Who’s who in Bolivia’s political crisis
15 November 2019 | 4:39 pm
Who's who in Bolivia's political crisis
In this article
Five years ago, it was a party. This time it felt more like a town hall reception after a marriage of reason. Two hours after French voters had handed their now 44-year-old president a second term, Emmanuel Macron's acceptance speech was already over and supporters were set to call it an early night beneath the Eiffel Tower. From abroad, many were asking: how can a 15-point margin turn into a sobering affair?
Four Argentine friends will cycle 10,500 kilometres from South Africa to Qatar to support their country at the World Cup in November, an initiative that will also lead to 10,500 new trees being planted in their homeland.
Russia's ranking on the World Press Freedom Index has fallen again over the Kremlin's wartime censorship of the Ukraine conflict. From Myanmar to Mexico, journalists continue to risk their lives to deliver the news.
Human Rights Watch accuses Russian private security forces invited into Central African Republic of killing civilians. We speak to the daughter of Rwandan opposition figure Paul Rusesabagina. The “Hotel Rwanda” hero's family has filed a $400 million lawsuit against Kigali over alleged kidnapping and torture. And our reporters look into the mixed press freedom rankings for Africa.
The average global temperature could exceed 1.5 degrees Celsius above pre-industrial levels by 2026, UN meteorologists say. The threshold is one that international agreements are trying to prevent.
Ethiopia has agreed a reconstruction and recovery grant with the World Bank, to be used to rebuild basic services in conflict-hit regions of the country.
The World Health Organization will open its annual health assembly, bringing together 194 member states in Geneva. Russia's attacks on healthcare facilities in Ukraine will be center stage during the meeting.
For the first time in its over 50-year history, the annual gathering in the Swiss resort town is taking place against the backdrop of a major war in Europe. But that's not the only thing which sets this year's WEF apart.
The world is not ready for an age in which environmental degradation meets increased armed conflict, suggests a new report from the Stockholm International Peace Research Institute.
Datamellon partners with Amazon world service on the Internet of things (iot) revolution and serverless event-driven architectures.
The world's most ignored displacement crises are in Africa, according to an annual ranking. It's the first time all 10 are on the African continent.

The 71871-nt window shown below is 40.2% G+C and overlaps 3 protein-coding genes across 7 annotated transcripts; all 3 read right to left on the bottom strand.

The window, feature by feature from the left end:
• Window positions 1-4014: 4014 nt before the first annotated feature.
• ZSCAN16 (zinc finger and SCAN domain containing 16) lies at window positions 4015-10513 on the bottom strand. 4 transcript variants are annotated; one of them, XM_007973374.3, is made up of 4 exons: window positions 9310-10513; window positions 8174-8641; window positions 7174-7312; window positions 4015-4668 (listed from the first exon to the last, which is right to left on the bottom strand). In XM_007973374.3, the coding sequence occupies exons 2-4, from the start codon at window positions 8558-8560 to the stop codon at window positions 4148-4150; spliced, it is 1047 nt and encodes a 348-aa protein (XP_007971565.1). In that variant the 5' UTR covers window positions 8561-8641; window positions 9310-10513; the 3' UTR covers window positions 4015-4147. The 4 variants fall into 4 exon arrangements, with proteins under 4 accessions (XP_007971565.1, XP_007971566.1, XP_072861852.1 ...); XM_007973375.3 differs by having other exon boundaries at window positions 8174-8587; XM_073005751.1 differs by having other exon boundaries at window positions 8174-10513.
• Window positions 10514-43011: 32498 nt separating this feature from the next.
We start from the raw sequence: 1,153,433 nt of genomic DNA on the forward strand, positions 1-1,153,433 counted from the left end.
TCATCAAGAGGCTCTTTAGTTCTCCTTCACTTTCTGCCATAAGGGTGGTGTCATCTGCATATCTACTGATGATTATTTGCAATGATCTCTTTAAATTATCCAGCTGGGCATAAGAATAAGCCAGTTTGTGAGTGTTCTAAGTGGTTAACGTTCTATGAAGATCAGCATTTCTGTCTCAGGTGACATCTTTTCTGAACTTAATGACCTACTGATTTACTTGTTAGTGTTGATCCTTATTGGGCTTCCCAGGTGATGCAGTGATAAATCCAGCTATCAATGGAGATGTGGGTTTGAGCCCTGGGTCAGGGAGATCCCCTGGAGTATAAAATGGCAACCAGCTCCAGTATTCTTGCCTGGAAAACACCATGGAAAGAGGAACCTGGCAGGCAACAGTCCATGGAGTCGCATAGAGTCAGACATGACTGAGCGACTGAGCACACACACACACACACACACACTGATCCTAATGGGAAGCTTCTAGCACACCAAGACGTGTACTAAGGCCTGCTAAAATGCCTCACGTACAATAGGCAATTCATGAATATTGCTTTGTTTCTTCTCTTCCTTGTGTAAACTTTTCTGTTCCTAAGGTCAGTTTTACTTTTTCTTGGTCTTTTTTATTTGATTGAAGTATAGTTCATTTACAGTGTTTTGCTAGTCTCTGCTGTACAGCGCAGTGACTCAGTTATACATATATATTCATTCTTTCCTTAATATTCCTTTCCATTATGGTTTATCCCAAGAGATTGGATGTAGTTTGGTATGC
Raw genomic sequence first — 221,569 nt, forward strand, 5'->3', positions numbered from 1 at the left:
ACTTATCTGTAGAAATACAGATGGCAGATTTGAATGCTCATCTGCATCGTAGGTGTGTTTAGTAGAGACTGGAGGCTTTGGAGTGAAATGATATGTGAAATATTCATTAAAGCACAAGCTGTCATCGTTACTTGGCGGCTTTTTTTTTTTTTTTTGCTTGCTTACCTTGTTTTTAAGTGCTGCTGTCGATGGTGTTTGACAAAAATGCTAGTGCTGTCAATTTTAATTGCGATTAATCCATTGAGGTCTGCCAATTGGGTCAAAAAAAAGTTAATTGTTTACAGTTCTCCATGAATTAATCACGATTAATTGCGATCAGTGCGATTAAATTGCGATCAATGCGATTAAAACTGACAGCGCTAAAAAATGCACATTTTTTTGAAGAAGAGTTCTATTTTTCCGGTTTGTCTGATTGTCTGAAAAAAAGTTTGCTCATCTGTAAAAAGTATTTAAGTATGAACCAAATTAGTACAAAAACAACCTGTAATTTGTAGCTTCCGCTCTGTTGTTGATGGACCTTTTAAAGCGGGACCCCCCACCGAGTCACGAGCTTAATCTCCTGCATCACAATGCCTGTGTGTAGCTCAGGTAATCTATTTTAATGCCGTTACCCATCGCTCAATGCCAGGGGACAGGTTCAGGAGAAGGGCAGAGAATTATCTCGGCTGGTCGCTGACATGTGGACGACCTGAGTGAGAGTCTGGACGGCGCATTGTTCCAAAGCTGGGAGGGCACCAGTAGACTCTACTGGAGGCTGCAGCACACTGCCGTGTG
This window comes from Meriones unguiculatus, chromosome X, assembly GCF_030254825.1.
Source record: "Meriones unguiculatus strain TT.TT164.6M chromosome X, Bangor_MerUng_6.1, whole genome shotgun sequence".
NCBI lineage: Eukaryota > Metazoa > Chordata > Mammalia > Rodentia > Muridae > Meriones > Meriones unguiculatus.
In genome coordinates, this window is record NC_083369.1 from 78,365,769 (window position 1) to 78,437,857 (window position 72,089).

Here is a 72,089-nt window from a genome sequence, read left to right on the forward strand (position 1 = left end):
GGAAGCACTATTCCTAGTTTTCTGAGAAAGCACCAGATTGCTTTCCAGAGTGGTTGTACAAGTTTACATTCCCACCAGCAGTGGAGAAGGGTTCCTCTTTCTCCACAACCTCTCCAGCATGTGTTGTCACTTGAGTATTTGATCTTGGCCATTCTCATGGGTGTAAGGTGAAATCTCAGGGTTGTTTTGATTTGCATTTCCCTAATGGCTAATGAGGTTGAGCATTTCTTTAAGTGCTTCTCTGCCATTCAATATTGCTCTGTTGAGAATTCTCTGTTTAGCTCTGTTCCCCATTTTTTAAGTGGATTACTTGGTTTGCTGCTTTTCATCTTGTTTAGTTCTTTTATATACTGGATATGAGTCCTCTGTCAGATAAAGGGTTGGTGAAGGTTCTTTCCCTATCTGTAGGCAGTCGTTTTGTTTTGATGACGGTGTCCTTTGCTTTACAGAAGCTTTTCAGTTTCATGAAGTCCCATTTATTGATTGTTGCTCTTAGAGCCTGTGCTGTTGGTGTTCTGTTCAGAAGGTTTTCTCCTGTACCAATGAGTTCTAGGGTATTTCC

Soldiers of the territorial defence force of Ukraine in Kharkiv cheered on their team on Wednesday night when they played in a World Cup qualification play-off match against Scotland. A very small screen in shelter was enough for the men to enjoy their team's 3-1 triumph at Hampden Park in Glasgow.
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We take a closer look at the petrol shortage hitting certain French service stations. We also hear about the options that US President Joe Biden is mulling in regard to OPEC+'s decision to cut oil supply. Plus, a small French town grapples with rising energy bills.
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Ukrainian emergency services say at least three people were killed and another dozen wounded. The strikes come as Russian forces continue to lose ground to Ukraine's counteroffensive in the south and east.
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Opponents of Minsk strongman Alexander Lukashenko say they hope the awarding of the Nobel Peace Prize to activist Ales Bialiatski might help precipitate his release from prison.
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Despite the pandemic and a huge crisis in the aviation industry, Lufthansa has launched a new airline. Eurowings Discover flies to holiday destinations in Africa. Staff are paid less than at parent company Lufthansa, but are happy to have work after the pandemic.
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More and more Iranian students, including schoolchildren, are joining the protest wave. Iranian security forces are resorting to increasingly brutal measures to quell the demonstrations.
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The United Nations Secretary General Antonio Guterres says Russia and Ukraine must cease military activity near the Zaporizhzhia nuclear plant and agree on a security zone. He warned that any damage could "spell catastrophe" for the region and beyond.